“It’s for Kids” Is Not An Excuse!

OK I said there was a weekly schedule and updates were on Wednesdays, but then I read something stupid and I wish to rant about it. I didn’t want to spend two weeks on the same angry topic and I didn’t want to put this on the backburner since I have plans for June and July. So here is a companion piece to “Cartoons Aren’t Just for Kids” that just sorta fell into place, because the universe is funny like that.

So it all started with this interview with Brian Michael Bendis, the creator of the Ultimate Spider-Man comic and a writer for its cartoon. In the interview he’s talking about the Ultimate cartoon and fans not liking, then he gave one of the laziest writing dodges and it’s one that I hate the most.

“I’ve had a couple of these people coming up to me on Facebook,” Bendis said. “I don’t know what to say — ‘You know, you’re watching Disney X D.’ It’s not on Showtime. I want you to like it too, but like it in the context of what it’s for. It’s for kids. We’re thinking of them while we write it.”

“It’s for Kids” is not an excuse for bad writing. It’s not an excuse for lazy storytelling. It’s not a reason why people don’t like the show or why it’s getting such a negative response. It is a dodge on why the show is written how it is and a way of saying, “hey you adults should not be complaining about a show not aimed at you.” Which, in a way, is valid since children are the target audience and thus anyone else is not where they want to get ratings from. However there’s the flip side to the argument, children’s cartoons don’t have to be dumb in order to be children’s cartoons.

You know what other Marvel cartoon was shown on Disney XD? Spectacular Spider-Man. That had a drug addiction allegory, a character with gambling addiction, had references to Shakespeare, jokes that played on Dante’s Divine Comedy, child abuse, and was smartly written as well as damn funny. The show was written for kids but it didn’t stop at just them, it was inclusive to ages above and below the target demographic. And let’s not forget Avengers: Earth’s Mightiest Heroes airs along side Ultimate and doesn’t get the same flack.

Well Spec and Avengers are action drama shows not an action comedy like Ultimate, so that must be the difference right? Nope. Batman: Brave and the Bold and Teen Titans were both action comedy shows that aired on Cartoon Network and aimed at kids. Both shows focused on comedy but knew which lines to cross in combining it with action and which ones not to cross. Brave and the Bold also did this as a response to the fans who like a “darker Batman” and may not like the show due to its lighter take on the character. It’s a very well reasoned and thoughtful response to those fans. Teen Titans also had episodes with major character death as well as episodes with alien tofu blocks that want to steal all the cows and replace meat with a meat-like substitute. Going both very dark as well as very wacky and silly, but never blending the two together.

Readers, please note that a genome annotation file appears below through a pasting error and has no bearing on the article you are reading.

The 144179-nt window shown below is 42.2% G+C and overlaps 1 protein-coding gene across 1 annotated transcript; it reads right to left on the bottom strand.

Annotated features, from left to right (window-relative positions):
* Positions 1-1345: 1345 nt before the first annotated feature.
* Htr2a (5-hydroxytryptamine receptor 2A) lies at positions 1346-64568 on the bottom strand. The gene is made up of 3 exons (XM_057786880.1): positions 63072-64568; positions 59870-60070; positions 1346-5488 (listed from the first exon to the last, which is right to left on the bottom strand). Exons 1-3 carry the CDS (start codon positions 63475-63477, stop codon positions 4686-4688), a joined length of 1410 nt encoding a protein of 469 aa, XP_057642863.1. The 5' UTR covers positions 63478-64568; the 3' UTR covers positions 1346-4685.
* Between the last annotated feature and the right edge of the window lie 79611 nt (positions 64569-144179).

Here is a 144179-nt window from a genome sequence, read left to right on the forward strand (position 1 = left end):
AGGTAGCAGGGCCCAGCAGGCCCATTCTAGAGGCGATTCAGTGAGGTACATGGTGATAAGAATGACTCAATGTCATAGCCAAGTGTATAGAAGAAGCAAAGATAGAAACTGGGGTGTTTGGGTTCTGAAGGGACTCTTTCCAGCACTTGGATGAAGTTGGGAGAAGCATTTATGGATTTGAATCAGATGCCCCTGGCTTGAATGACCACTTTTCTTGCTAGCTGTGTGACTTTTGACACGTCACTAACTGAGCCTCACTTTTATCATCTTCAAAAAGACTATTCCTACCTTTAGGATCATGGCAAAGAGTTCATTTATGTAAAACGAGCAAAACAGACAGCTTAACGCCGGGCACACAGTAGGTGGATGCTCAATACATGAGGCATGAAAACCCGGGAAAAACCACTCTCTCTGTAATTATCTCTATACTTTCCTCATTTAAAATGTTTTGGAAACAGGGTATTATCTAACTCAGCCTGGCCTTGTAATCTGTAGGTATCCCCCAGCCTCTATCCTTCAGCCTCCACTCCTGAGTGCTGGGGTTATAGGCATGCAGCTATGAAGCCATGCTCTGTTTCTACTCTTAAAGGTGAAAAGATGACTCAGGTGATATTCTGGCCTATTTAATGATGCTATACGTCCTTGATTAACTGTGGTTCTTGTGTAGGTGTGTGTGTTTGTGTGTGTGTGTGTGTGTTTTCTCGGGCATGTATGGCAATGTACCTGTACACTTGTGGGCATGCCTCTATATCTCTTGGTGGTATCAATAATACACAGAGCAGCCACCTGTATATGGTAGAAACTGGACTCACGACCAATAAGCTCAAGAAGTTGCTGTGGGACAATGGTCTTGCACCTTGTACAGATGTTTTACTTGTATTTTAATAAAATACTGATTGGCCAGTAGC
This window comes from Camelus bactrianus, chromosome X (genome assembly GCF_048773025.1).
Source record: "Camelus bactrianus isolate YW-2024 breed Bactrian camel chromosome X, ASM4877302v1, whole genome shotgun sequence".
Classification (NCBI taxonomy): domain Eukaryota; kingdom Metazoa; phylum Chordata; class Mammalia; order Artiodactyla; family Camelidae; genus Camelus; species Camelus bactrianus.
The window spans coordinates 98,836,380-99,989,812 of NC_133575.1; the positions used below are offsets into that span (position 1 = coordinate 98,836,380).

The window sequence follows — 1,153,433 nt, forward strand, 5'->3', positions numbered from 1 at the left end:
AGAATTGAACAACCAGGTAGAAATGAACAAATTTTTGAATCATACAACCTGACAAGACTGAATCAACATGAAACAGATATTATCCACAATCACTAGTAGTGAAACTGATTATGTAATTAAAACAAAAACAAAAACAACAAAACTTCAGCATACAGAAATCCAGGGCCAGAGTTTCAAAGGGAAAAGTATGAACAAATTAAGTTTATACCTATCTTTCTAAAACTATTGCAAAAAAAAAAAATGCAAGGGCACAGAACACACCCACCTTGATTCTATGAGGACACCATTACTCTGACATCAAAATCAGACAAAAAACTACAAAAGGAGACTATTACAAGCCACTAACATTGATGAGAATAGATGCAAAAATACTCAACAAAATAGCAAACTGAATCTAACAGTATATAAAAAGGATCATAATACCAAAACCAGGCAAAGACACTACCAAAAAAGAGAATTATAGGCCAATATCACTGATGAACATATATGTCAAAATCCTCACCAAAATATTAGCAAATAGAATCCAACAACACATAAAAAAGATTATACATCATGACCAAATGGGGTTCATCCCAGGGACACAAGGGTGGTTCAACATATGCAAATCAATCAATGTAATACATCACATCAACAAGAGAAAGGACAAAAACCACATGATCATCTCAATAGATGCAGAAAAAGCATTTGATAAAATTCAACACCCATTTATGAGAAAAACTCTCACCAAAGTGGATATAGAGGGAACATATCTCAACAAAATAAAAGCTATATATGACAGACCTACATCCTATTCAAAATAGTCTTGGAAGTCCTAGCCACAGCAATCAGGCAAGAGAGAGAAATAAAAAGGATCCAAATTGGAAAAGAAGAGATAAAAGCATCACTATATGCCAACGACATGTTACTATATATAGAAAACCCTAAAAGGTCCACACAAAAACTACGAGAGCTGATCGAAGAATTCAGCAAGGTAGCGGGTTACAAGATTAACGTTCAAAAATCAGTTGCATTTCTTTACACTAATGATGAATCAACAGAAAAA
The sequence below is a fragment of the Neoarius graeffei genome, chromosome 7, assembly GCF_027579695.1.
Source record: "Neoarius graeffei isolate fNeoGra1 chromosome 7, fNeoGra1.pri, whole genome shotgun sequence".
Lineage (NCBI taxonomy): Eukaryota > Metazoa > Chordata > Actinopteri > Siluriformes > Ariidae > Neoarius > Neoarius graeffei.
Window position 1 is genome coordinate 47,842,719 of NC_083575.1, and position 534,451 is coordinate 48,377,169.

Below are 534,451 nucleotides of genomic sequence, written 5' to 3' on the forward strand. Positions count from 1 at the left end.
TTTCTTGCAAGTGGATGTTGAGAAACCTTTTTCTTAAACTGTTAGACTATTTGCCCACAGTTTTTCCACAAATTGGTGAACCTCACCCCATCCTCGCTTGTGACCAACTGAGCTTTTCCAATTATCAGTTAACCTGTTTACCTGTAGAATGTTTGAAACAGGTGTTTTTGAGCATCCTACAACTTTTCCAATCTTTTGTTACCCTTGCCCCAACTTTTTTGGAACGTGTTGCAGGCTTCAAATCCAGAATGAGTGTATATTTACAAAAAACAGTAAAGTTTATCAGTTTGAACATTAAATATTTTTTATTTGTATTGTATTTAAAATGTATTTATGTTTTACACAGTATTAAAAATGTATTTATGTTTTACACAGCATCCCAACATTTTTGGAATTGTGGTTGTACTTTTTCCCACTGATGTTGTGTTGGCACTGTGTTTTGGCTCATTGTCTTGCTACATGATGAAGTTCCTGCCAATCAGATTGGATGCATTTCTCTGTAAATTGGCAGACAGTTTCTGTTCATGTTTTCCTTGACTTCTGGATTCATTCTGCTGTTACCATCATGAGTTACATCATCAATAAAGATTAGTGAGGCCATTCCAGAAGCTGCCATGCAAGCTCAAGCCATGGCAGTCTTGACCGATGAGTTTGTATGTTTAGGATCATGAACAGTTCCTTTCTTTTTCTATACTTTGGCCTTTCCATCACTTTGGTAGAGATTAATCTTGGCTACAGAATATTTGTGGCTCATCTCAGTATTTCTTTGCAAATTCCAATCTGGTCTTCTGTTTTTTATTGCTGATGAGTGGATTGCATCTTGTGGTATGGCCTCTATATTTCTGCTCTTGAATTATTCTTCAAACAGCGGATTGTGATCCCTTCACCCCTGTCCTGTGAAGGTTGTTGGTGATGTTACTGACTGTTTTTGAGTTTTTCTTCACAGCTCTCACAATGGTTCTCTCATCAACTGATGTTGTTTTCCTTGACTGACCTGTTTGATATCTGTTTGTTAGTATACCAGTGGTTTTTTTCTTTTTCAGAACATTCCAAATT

Maybe Ultimate didn’t have someone that thought about more than, “It’s for Kids”? Bendis hasn’t worked on anything cartoon related except the MTV’s CGI Spider-Man show, and the less said about that show the better. Jeph Loeb has only worked in TV, Film, and comics, but not in animation till now. There’s the Man of Action team, a bunch of four comic writers, who created Ben 10 and Generator Rex, and while undoubtedly those shows are better than Ultimate it’s debatable if they were made with an “It’s for Kids” mindset. Then there’s the writer of the first two episodes and creative consultant, Paul Dini. Apart from writing for Batman The Animated Series, as well as every other series in the DC Animated Universe, he created Haley Quinn the Joker’s much abused girlfriend (on screen abuse as well), he’s worked on Tiny Toon’s, Animaniacs, and Freakazoid. He also wrote the Brave and the Bold episode ‘Legends of the Dark Mite!’ which was where that clip I posted above came from. All of which are cartoons made for kids that tell smart stories with three-dimensional characters.

So someone on their writing staff should know better, and the show uses a TV style writer’s room format too instead of the standard cartoon “Show Runners & Story Editors run the show” format so no real excuses there either. I’m not trying to put any blame on Dini or Bendis for why the show is bad. I think what Bendis said is spin on why people don’t like the show and probably not too reflective on his thoughts on what is made for kids. He has written a creator own comic for kids called, Takio. I haven’t read it yet but it’s probably where we’ll find out what, “It’s for Kids” truly means for him.

Children do not require dumbed down storytelling in order to find something entertaining. I thought the huge success of the Harry Potter books would have firmly established that long ago. Not to mention the Avatar: The Last Airbender and Legend of Korra series, which air on Nickelodeon the network famous for Spongebob Squarepants. Just because it’s on a kid’s network does not mean it has to be dumb.

“It’s for Kids” is a reason why cartoons don’t have buckets loads of blood, decapitation, immolation, nudity, sex, swearing, or any of those adult matters. However I think the lack of those can make an animated series more mature because they can’t fall back on any of those “mature” items in an immature way. Swearing, hacking off limbs, and boobs, are an easy way to a mature rating. Having mature themes and stories are a way to get a mature show.

“It’s for Kids” is not a reason for a bad cartoon. Bad writing, direction, animation, voice acting, etc, are the reasons for a bad show. No one is expecting Game of Thrones or Dexter from a cartoon, but if you strip away the blood, nudity, and other things you can’t show on a kid’s network, you get mature stories. That is something you can show on a kid’s network and most of the highly praised cartoons are the ones that don’t say, “It’s for Kids.” They try to tell good stories and do not underestimate their audience.

If you give up and box yourself into a self-made limitation then you’re not going anywhere.